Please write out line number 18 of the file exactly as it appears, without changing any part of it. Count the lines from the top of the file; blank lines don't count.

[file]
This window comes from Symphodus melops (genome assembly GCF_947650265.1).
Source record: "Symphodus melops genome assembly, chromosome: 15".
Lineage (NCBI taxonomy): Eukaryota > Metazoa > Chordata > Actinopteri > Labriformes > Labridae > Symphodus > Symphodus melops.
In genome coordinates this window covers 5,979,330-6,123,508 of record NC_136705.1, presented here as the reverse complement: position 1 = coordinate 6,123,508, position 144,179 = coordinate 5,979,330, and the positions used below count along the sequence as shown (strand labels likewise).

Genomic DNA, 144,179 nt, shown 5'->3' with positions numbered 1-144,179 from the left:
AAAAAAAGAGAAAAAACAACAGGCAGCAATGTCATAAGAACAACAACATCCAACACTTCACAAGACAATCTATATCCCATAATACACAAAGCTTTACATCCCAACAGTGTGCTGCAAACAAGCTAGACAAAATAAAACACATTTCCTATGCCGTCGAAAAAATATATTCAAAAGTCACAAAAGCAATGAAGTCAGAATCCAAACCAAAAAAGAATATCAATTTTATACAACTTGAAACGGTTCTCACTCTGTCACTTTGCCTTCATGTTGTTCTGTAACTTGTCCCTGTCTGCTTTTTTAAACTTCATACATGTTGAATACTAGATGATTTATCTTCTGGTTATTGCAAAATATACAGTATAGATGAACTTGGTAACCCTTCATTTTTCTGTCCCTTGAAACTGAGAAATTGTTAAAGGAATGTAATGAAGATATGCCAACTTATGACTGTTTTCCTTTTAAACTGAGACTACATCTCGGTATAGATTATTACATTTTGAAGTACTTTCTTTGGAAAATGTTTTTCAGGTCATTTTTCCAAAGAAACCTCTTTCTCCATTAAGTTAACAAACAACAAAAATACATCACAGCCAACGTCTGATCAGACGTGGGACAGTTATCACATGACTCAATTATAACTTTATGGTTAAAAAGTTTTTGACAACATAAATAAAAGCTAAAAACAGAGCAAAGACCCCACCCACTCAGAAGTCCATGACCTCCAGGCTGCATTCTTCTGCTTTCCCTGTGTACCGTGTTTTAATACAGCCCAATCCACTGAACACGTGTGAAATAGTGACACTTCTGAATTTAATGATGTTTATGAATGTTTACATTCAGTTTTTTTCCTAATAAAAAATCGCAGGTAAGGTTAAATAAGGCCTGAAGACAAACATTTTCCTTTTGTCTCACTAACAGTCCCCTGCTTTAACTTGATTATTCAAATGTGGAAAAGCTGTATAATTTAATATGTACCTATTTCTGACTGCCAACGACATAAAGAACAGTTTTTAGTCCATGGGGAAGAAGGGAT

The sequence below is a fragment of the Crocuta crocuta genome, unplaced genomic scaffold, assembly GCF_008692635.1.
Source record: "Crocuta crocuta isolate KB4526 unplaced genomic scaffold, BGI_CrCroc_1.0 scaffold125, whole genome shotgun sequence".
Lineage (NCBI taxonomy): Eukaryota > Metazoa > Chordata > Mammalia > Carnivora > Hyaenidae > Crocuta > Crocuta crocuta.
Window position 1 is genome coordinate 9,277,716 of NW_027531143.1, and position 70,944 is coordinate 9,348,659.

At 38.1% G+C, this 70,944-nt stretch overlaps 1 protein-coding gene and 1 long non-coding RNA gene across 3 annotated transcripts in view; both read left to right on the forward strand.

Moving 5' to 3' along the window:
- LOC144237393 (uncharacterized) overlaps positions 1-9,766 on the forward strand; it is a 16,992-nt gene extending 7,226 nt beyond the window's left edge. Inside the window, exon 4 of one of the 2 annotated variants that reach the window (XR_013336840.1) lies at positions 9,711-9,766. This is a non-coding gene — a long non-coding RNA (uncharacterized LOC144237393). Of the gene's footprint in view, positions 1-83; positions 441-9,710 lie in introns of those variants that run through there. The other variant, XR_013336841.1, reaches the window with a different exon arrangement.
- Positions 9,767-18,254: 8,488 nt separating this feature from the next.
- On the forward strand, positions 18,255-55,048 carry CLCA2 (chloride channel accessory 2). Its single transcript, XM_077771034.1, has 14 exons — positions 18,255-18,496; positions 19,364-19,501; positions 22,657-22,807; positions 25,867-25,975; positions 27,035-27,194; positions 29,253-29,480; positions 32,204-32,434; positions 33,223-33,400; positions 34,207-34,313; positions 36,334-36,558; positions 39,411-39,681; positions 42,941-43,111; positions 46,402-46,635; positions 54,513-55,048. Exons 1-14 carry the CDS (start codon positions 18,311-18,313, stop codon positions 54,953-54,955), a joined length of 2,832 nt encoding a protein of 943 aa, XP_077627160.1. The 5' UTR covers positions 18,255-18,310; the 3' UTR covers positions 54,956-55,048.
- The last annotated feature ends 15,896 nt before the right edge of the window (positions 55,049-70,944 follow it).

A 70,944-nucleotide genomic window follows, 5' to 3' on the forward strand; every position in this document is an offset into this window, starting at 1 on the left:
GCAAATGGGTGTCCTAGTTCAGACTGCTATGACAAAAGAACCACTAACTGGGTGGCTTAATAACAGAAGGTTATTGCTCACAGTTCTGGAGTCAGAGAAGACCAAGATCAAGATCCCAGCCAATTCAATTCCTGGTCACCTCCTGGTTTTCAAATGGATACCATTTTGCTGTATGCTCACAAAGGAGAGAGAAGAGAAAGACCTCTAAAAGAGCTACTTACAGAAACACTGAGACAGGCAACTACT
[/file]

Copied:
GCAAATGGGTGTCCTAGTTCAGACTGCTATGACAAAAGAACCACTAACTGGGTGGCTTAATAACAGAAGGTTATTGCTCACAGTTCTGGAGTCAGAGAAGACCAAGATCAAGATCCCAGCCAATTCAATTCCTGGTCACCTCCTGGTTTTCAAATGGATACCATTTTGCTGTATGCTCACAAAGGAGAGAGAAGAGAAAGACCTCTAAAAGAGCTACTTACAGAAACACTGAGACAGGCAACTACT